Listening Tent Promotes Mental Health Awareness
The Listening Tent is a pop-up mental health resources center which aims to engage students through hands-on activities and discussions during recess and lunch periods. Located outside the Counseling Office, the tent invites middle school students to converse about their stressors, how they cope with bad days and who they lean on during difficult times.
“Taking care of your mental and emotional health is important. It’s as important as getting vaccines, eating well and getting plenty of sleep,” said Lee-Ellen Marvin, Director of Education for Suicide Prevention and Crisis Services.
Each day, a Post-it Note survey is displayed under the tent where students can write down answers to questions such as “how much sleep do you normally get?” or “who is your go-to person?”.
“Our hope is to collect this data and use the information in ways to help our children be more successful,” said Tanya Thompson, Lansing Middle School Counselor.
Along with the survey, students are invited into the Counseling Office to participate in a daily activity relating to mental health awareness. These activities include making stress balls out of balloons and rice, blowing bubbles and creating mental health tool kits to journal sleep patterns and track emotions.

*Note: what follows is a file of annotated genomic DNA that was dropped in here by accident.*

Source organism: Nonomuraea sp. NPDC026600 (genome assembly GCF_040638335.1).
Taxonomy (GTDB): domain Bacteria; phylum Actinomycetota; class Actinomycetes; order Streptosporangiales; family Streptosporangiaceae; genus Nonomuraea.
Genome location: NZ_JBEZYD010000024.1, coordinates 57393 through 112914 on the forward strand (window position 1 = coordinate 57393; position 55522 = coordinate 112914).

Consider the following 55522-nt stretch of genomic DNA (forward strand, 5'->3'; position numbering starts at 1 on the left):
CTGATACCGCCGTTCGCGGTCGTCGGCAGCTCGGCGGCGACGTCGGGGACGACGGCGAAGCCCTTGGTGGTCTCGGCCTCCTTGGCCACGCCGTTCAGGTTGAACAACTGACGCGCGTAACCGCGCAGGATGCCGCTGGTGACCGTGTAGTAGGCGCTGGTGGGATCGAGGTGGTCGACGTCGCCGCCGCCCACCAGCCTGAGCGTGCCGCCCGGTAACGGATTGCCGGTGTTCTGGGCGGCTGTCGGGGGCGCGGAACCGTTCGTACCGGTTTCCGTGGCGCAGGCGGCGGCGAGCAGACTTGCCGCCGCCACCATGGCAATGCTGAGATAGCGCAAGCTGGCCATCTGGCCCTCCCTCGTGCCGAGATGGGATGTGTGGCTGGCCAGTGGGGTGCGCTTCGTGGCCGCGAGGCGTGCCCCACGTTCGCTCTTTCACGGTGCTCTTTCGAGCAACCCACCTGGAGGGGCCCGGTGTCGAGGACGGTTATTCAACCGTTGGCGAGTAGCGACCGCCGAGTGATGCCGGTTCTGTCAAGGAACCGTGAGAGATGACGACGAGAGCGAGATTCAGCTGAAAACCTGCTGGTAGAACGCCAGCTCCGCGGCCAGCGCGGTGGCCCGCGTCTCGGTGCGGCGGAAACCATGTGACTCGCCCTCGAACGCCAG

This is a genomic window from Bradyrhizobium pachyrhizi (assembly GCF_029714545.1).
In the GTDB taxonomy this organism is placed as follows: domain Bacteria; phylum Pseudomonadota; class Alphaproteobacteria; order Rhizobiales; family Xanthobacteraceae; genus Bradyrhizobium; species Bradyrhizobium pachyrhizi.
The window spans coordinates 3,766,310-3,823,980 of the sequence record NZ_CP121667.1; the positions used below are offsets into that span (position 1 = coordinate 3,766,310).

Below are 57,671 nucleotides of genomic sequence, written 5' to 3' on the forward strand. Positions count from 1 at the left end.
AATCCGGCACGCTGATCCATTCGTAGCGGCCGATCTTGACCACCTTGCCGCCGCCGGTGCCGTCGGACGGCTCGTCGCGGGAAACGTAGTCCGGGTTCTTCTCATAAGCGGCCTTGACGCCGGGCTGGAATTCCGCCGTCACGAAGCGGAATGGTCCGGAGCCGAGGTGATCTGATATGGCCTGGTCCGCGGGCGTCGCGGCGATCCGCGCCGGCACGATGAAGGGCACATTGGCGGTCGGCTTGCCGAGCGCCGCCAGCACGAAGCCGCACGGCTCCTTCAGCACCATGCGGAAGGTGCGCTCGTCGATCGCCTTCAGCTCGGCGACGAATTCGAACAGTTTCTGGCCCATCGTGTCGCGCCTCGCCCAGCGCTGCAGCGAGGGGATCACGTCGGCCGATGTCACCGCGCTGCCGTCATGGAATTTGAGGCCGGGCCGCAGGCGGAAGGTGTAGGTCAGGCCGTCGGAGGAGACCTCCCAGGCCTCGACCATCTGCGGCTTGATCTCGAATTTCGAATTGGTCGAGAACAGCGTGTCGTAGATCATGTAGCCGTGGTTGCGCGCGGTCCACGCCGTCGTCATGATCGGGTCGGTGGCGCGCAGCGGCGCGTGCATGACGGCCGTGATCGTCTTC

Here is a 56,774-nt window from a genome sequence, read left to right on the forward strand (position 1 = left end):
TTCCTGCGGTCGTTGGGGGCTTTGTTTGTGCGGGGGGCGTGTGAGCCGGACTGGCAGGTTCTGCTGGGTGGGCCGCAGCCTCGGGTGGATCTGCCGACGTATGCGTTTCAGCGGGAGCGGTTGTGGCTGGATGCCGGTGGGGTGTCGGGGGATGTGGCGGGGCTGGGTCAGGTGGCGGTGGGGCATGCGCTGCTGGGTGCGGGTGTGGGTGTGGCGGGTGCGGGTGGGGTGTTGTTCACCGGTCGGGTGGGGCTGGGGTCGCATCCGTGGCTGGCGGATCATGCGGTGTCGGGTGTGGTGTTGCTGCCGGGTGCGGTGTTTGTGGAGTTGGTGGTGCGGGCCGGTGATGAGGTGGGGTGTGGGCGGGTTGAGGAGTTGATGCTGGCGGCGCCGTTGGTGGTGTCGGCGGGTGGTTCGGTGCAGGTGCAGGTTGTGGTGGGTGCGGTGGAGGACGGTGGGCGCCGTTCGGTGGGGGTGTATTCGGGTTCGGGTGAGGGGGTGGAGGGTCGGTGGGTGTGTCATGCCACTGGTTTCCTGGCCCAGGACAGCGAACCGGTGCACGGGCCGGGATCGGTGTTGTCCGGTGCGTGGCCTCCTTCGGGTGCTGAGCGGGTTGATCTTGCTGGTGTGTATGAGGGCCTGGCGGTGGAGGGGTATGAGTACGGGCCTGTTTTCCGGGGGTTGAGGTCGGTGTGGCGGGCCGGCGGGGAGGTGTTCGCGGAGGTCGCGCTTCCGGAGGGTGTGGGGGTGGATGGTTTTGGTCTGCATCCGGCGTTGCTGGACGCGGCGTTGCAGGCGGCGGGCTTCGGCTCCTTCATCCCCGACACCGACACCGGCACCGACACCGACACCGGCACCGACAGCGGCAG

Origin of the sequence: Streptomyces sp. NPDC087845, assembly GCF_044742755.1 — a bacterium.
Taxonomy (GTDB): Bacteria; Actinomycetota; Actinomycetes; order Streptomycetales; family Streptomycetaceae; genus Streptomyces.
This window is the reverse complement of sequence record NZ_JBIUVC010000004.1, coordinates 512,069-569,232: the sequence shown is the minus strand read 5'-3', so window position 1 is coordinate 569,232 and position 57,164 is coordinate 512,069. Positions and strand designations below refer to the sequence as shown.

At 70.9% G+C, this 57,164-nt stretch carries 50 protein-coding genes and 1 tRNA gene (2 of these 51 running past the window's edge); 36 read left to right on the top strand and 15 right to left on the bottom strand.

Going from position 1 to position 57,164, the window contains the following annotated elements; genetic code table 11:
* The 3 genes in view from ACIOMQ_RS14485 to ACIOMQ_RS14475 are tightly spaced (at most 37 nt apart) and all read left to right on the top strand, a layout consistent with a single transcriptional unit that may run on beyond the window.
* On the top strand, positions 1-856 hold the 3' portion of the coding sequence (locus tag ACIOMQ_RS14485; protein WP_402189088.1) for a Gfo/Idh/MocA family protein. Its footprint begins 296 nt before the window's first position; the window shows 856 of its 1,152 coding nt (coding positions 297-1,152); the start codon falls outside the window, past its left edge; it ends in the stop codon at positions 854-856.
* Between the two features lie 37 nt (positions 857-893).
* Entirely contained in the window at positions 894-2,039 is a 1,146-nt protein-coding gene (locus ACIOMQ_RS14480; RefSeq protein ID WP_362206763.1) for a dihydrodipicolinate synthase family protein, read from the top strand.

“One of the nice things about journaling is giving yourself a chance to reflect on how you’re feeling,” Marvin explained to a group of Lansing Middle School students.
The mental health tool kit serves as a “bad day self-care kit” where students can go back and read things they've written on a good mental health day to help them through a difficult day.
Members of Lansing High School’s Active Mind Club have visited the middle school throughout the week to engage in discussions with younger students and help with Learning Tent activities. Marvin is also visiting middle school study halls to speak about the Listening Tent and other mental health resources.
“Mental health awareness needs to start very young. It’s good for students to know that there are people looking to support and help them,” said Thompson.